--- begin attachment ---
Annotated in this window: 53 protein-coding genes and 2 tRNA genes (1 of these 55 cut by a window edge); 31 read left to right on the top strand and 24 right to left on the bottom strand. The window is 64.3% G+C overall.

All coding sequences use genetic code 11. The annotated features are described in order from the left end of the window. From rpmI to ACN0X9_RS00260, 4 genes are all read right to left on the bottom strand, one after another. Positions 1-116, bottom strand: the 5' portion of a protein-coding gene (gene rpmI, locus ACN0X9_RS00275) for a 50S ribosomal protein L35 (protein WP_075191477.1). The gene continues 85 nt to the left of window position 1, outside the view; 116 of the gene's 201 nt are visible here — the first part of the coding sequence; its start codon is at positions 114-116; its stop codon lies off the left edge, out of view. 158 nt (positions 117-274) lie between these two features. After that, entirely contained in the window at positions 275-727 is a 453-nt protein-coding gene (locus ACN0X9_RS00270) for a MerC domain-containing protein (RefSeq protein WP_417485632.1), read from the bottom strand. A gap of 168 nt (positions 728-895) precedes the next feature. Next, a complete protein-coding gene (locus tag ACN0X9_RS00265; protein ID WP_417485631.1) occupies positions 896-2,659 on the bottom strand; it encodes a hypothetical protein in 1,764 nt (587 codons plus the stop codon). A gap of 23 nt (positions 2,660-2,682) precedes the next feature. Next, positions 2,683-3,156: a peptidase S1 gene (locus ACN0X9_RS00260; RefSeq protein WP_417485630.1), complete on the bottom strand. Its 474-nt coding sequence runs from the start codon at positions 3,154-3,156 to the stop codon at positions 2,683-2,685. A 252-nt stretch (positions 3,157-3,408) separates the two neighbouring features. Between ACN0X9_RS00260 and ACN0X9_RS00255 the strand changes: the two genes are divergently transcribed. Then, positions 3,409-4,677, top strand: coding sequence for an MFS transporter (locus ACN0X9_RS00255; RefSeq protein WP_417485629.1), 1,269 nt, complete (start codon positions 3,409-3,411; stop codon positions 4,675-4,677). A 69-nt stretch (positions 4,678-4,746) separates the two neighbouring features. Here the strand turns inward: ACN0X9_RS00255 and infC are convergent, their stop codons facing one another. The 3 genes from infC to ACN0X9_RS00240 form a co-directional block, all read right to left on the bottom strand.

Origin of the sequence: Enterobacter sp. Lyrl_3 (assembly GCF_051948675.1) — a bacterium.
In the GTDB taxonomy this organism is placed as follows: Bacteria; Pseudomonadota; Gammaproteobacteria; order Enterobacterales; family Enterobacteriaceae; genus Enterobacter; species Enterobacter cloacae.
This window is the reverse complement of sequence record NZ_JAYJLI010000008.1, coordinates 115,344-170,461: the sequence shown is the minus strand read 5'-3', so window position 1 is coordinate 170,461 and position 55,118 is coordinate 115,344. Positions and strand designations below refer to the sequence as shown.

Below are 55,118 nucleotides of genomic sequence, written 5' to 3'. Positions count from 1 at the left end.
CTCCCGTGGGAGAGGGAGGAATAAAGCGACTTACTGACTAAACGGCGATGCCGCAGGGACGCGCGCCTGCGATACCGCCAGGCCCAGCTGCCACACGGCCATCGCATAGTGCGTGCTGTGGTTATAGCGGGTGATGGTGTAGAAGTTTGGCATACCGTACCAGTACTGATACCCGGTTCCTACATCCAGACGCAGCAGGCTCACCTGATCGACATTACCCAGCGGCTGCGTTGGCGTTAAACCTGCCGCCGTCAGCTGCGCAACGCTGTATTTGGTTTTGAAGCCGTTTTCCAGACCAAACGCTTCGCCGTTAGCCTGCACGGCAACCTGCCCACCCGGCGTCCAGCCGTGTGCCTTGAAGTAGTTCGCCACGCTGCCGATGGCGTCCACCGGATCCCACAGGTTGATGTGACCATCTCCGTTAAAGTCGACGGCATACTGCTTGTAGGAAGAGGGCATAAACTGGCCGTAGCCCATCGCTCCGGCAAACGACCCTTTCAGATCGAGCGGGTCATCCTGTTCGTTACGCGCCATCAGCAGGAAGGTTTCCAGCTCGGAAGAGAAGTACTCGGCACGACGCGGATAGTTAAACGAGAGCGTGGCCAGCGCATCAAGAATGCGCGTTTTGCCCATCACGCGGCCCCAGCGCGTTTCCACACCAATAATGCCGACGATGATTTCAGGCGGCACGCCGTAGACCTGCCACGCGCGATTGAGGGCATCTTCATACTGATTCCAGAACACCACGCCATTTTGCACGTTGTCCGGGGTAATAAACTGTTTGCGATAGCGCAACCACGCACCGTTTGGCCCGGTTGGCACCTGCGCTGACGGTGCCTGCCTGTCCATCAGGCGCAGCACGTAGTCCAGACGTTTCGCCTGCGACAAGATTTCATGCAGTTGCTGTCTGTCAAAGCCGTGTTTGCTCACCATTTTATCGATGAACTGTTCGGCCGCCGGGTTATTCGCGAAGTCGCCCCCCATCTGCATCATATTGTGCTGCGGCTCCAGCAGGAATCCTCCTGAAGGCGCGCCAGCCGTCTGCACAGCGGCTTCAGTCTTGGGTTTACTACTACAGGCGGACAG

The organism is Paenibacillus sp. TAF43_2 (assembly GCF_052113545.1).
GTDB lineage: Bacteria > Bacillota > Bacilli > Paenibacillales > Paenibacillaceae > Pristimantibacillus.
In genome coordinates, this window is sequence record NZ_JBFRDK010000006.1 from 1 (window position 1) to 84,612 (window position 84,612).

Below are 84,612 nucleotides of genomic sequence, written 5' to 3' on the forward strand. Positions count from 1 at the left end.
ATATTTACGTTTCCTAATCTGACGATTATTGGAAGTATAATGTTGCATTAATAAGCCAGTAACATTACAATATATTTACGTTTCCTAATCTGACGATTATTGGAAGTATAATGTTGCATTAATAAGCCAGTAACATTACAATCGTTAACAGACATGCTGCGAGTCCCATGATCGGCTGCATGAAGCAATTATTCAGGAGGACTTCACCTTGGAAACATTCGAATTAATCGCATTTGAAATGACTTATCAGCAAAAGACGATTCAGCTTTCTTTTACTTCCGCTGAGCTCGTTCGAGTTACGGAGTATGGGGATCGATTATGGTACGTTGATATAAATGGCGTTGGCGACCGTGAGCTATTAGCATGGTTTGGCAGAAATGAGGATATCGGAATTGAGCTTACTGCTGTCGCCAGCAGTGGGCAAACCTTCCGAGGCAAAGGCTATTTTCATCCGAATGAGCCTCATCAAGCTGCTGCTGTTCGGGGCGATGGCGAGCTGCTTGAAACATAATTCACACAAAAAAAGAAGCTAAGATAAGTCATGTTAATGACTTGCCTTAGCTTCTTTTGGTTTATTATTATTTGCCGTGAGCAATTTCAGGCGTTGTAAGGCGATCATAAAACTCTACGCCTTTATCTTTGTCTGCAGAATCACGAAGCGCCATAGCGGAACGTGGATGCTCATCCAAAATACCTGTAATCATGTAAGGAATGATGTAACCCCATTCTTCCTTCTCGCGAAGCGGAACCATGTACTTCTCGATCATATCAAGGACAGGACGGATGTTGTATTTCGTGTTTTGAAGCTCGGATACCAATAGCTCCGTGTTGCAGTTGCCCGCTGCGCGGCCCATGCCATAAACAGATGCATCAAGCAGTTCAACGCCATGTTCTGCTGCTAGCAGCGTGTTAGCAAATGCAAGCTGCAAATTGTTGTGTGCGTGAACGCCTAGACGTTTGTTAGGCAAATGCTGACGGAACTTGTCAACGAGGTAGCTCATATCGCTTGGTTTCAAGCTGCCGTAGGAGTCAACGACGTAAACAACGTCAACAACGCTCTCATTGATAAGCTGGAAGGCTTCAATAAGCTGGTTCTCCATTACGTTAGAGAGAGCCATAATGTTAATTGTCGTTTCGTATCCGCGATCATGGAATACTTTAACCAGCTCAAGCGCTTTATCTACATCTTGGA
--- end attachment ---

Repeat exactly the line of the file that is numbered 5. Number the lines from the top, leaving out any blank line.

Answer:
This window is the reverse complement of sequence record NZ_JAYJLI010000008.1, coordinates 115,344-170,461: the sequence shown is the minus strand read 5'-3', so window position 1 is coordinate 170,461 and position 55,118 is coordinate 115,344. Positions and strand designations below refer to the sequence as shown.